Frequently Asked Questions
What is an ophthalmologist?
An ophthalmologist is a physician who specializes in the medical and surgical care of the eyes and visual system and in the prevention of eye disease and injury. They provide a full spectrum of care including routine eye exams, diagnosis and medical treatment of eye disorders and diseases, prescriptions for eyeglasses, surgery, and management of eye problems that are caused by systemic illnesses. Ophthalmologists can be medical doctors (M.D.) or doctors of osteopathy (D.O.).
What is the difference between an ophthalmologist and optometrist?
An optometrist is a Doctor of Optometry (OD) and is licensed to practice optometry, not medicine. The practice of optometry traditionally involves examining the eye for the purpose of prescribing and dispensing corrective lenses, screening vision to detect certain eye abnormalities, and prescribing medications for certain eye diseases. An ophthalmologist is an Eye M.D. – either a medical or an osteopathic doctor who specializes in eye and vision care. Ophthalmologists are specially trained to provide the full spectrum of eye care, from prescribing glasses and contact lenses to treating eye diseases and injuries and performing complex and delicate eye surgery. Many ophthalmologists are also involved in scientific research into the causes and cures for eye diseases and vision problems. An ophthalmologist is the only professional who can treat it all: eye diseases, injuries, and perform eye surgery. To learn more about the differences between the two, please click here.
How often should I have an eye exam?
Contact lens wearers and Diabetics should have eye exams annually. Routine exams should happen every 2-3 yrs, but at age 55-60 they should be seen about every eighteen months to two years. Any other diagnoses or family history factors lead to necessity of more frequent follow up.
When should my child(ren) have their first eye exam?
All children should have a first eye exam by age 3 or 4 to screen for amblyopia (sometimes referred to as lazy eye syndrome). This screening is a vision test that is usually performed in a pediatrician´s office during a routine check-up. Once a screening has been performed, a complete eye exam by an ophthalmologist is recommended, should an abnormality be detected. Parents may be unaware of the development of amblyopia because the eyes may appear to have straight alignment. If not detected until after age 6, amblyopia may be difficult or impossible to treat, but if detected in early childhood, it is easily treated by temporarily patching one eye.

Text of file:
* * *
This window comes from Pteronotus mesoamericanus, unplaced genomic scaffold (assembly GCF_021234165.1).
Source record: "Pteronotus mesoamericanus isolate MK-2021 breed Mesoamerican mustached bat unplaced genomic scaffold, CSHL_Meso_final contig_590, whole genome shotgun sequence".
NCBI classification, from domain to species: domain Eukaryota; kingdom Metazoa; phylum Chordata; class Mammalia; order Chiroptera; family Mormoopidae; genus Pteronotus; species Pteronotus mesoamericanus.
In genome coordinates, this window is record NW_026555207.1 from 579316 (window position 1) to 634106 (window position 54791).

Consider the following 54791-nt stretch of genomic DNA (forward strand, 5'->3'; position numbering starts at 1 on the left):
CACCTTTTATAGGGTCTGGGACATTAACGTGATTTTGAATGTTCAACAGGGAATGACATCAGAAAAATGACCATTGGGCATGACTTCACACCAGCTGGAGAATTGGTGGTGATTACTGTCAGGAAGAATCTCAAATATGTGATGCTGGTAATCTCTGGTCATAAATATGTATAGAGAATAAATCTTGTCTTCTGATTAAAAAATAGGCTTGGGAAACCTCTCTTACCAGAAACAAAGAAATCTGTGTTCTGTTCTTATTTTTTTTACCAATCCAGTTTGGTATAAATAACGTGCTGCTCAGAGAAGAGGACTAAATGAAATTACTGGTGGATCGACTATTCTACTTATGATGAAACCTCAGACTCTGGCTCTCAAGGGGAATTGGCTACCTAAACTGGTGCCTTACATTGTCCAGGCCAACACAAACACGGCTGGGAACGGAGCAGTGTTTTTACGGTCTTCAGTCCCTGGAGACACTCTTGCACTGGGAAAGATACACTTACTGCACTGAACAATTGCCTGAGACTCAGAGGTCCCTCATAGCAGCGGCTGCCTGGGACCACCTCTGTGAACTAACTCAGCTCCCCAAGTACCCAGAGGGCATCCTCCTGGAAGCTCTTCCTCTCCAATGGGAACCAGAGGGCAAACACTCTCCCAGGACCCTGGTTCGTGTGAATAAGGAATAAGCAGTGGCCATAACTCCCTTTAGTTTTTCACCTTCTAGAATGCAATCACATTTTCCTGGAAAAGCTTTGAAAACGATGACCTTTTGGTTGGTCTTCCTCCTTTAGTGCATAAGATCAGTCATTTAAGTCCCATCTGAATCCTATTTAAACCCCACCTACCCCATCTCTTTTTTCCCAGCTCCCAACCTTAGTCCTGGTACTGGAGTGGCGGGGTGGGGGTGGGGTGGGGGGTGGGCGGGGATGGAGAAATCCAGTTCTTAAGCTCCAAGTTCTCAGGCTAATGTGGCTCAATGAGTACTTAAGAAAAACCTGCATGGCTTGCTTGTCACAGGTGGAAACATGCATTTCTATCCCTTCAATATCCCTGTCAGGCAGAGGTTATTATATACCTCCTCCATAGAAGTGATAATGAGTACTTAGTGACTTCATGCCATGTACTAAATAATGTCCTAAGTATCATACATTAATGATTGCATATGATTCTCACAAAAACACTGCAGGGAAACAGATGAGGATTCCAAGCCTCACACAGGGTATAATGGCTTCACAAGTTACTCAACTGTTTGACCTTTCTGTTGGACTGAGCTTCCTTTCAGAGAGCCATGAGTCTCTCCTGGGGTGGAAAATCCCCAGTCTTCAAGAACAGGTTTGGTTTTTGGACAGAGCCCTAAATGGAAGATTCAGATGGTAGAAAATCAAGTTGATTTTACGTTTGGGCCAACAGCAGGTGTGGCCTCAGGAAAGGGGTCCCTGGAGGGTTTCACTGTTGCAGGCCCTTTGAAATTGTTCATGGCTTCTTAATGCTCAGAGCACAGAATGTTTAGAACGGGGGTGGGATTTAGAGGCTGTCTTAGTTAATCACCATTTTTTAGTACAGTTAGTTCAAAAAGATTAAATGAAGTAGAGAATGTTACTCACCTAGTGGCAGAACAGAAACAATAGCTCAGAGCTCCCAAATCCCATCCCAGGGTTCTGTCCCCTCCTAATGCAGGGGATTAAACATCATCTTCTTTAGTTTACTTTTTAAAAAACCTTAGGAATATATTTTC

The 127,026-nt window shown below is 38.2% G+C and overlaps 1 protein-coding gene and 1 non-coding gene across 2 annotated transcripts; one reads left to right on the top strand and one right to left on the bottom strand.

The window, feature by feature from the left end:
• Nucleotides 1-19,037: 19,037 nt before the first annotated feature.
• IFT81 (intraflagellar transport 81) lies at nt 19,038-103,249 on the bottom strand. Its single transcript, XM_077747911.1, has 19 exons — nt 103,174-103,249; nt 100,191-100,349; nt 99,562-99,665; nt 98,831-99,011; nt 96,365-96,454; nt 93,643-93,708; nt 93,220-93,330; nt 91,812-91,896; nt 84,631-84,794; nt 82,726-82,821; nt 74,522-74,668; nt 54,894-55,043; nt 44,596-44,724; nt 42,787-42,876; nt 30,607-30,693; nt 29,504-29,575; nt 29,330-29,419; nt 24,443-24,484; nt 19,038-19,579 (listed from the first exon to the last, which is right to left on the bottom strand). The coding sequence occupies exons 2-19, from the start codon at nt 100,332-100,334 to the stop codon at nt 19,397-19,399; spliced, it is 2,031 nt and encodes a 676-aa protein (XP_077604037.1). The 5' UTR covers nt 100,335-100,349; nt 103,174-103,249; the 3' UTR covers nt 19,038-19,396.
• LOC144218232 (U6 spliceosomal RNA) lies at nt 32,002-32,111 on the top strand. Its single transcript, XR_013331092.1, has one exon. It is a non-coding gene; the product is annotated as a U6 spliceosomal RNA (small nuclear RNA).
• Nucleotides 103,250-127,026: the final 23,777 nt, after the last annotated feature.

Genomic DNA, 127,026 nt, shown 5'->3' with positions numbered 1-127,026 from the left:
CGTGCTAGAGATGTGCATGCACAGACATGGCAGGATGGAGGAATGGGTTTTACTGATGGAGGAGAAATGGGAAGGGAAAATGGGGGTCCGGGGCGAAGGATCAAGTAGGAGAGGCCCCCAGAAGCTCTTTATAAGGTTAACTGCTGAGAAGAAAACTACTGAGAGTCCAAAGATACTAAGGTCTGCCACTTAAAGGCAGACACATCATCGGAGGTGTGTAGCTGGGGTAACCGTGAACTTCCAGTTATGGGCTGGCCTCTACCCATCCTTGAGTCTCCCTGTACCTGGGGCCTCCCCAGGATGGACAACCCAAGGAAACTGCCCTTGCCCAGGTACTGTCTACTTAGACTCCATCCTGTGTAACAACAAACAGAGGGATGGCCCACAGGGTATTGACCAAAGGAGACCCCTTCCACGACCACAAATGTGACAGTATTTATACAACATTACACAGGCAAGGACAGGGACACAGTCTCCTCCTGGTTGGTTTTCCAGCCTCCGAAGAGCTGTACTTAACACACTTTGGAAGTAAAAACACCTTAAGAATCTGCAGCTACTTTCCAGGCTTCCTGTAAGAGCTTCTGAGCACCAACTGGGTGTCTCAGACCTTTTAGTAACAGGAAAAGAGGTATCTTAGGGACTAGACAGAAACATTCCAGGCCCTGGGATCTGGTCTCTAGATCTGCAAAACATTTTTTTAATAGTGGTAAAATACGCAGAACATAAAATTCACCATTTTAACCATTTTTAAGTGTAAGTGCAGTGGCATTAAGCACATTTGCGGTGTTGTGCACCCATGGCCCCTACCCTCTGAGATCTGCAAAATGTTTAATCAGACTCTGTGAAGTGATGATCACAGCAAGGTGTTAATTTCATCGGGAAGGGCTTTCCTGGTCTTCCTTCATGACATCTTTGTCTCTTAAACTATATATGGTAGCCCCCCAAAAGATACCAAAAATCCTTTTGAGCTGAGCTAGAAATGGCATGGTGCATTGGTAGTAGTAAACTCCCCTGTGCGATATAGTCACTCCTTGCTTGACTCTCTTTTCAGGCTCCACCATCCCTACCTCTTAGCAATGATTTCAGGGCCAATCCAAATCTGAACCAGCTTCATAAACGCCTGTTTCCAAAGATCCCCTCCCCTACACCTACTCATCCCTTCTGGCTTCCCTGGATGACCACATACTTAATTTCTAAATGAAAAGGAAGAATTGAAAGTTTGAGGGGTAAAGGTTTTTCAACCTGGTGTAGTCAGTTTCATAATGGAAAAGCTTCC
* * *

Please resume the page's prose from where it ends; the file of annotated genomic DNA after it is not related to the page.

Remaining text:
Why does my Eye MD dilate my eyes?
A thorough examination of the back portion of the eye, which includes the macula, peripheral retina, and optic nerve, can only be adequately performed after the eyes are dilated. Without dilation, the pupils will constrict to a small size when a bright examining light is shown into the eyes. (Imagine examining the contents of a room through a keyhole. You could only see a small area of the inside of the room, unless the keyhole is enlarged.) Dilating drops both enlarge the size of the pupil and make the pupil non-reactive when bright light is shown into the eye. Common eye diseases such as glaucoma, age-related macular degeneration, diabetic retinopathy, cataracts, and various other eye diseases are best detected after the pupils are dilated.
Dilation will affect your ability to read up close for approximately two hours, sometimes longer in certain
individuals. Distance vision is generally not affected by dilation. The eyes may feel uncomfortable in bright light when eyes have been dilated, therefore temporary dark sunglasses may be offered after your examination. Optional reversal eye drops are available to lessen the effects of dilation for patients who need faster visual recovery.
What are lasers?
The word laser is an acronym for Light Amplification by Stimulated Emission of Radiation. It is a highly focused, intense beam of a single color of light. Ophthalmologists (or Eye MDs), with special training, can use laser in a variety of ways such as treatment of certain diagnoses of cataracts, glaucoma, "wet" age-related macular degeneration, diabetic retinopathy, retinal holes, cosmetic surgery, and refractive surgery such as PRK and LASIK.